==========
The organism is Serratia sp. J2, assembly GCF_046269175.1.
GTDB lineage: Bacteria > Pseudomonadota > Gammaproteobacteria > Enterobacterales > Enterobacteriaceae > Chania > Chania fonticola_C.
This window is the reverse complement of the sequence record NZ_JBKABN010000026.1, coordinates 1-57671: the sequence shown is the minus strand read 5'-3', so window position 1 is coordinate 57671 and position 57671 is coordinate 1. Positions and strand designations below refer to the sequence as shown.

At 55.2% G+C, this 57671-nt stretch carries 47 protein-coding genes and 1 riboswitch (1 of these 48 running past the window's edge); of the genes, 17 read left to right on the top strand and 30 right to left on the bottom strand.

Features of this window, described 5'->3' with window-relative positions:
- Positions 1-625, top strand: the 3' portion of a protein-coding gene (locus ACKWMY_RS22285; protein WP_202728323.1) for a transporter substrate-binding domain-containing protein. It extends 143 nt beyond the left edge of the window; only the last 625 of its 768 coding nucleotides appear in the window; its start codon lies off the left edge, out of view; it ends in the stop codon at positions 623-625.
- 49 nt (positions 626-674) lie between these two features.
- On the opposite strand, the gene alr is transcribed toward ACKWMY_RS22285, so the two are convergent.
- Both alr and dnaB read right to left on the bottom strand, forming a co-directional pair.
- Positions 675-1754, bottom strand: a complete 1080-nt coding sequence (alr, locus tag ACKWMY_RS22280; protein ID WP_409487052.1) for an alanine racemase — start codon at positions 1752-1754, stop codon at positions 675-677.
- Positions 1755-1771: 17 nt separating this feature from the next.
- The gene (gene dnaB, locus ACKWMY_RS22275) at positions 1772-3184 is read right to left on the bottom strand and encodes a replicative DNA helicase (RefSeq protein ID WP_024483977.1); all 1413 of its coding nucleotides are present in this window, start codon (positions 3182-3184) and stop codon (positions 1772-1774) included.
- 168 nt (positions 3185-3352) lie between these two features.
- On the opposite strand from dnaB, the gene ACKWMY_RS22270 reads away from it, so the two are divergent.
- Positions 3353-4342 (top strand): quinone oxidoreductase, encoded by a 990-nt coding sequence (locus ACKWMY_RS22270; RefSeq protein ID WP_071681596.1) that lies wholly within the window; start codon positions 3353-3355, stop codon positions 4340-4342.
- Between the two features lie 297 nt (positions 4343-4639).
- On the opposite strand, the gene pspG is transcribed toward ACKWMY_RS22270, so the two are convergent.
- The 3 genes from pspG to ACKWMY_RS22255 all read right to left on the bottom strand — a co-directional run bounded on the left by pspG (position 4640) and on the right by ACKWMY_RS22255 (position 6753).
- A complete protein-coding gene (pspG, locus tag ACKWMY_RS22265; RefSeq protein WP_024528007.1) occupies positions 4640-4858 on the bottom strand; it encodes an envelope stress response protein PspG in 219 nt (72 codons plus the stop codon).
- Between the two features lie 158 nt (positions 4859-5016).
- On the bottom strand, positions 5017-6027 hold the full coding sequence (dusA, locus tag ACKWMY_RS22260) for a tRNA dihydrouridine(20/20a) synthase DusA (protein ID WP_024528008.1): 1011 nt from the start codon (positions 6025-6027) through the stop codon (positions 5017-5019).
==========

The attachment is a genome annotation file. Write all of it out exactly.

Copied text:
The organism is Serratia sp. J2, assembly GCF_046269175.1.
GTDB lineage: Bacteria > Pseudomonadota > Gammaproteobacteria > Enterobacterales > Enterobacteriaceae > Chania > Chania fonticola_C.
This window is the reverse complement of the sequence record NZ_JBKABN010000026.1, coordinates 1-57671: the sequence shown is the minus strand read 5'-3', so window position 1 is coordinate 57671 and position 57671 is coordinate 1. Positions and strand designations below refer to the sequence as shown.

At 55.2% G+C, this 57671-nt stretch carries 47 protein-coding genes and 1 riboswitch (1 of these 48 running past the window's edge); of the genes, 17 read left to right on the top strand and 30 right to left on the bottom strand.

Features of this window, described 5'->3' with window-relative positions:
- Positions 1-625, top strand: the 3' portion of a protein-coding gene (locus ACKWMY_RS22285; protein WP_202728323.1) for a transporter substrate-binding domain-containing protein. It extends 143 nt beyond the left edge of the window; only the last 625 of its 768 coding nucleotides appear in the window; its start codon lies off the left edge, out of view; it ends in the stop codon at positions 623-625.
- 49 nt (positions 626-674) lie between these two features.
- On the opposite strand, the gene alr is transcribed toward ACKWMY_RS22285, so the two are convergent.
- Both alr and dnaB read right to left on the bottom strand, forming a co-directional pair.
- Positions 675-1754, bottom strand: a complete 1080-nt coding sequence (alr, locus tag ACKWMY_RS22280; protein ID WP_409487052.1) for an alanine racemase — start codon at positions 1752-1754, stop codon at positions 675-677.
- Positions 1755-1771: 17 nt separating this feature from the next.
- The gene (gene dnaB, locus ACKWMY_RS22275) at positions 1772-3184 is read right to left on the bottom strand and encodes a replicative DNA helicase (RefSeq protein ID WP_024483977.1); all 1413 of its coding nucleotides are present in this window, start codon (positions 3182-3184) and stop codon (positions 1772-1774) included.
- 168 nt (positions 3185-3352) lie between these two features.
- On the opposite strand from dnaB, the gene ACKWMY_RS22270 reads away from it, so the two are divergent.
- Positions 3353-4342 (top strand): quinone oxidoreductase, encoded by a 990-nt coding sequence (locus ACKWMY_RS22270; RefSeq protein ID WP_071681596.1) that lies wholly within the window; start codon positions 3353-3355, stop codon positions 4340-4342.
- Between the two features lie 297 nt (positions 4343-4639).
- On the opposite strand, the gene pspG is transcribed toward ACKWMY_RS22270, so the two are convergent.
- The 3 genes from pspG to ACKWMY_RS22255 all read right to left on the bottom strand — a co-directional run bounded on the left by pspG (position 4640) and on the right by ACKWMY_RS22255 (position 6753).
- A complete protein-coding gene (pspG, locus tag ACKWMY_RS22265; RefSeq protein WP_024528007.1) occupies positions 4640-4858 on the bottom strand; it encodes an envelope stress response protein PspG in 219 nt (72 codons plus the stop codon).
- Between the two features lie 158 nt (positions 4859-5016).
- On the bottom strand, positions 5017-6027 hold the full coding sequence (dusA, locus tag ACKWMY_RS22260) for a tRNA dihydrouridine(20/20a) synthase DusA (protein ID WP_024528008.1): 1011 nt from the start codon (positions 6025-6027) through the stop codon (positions 5017-5019).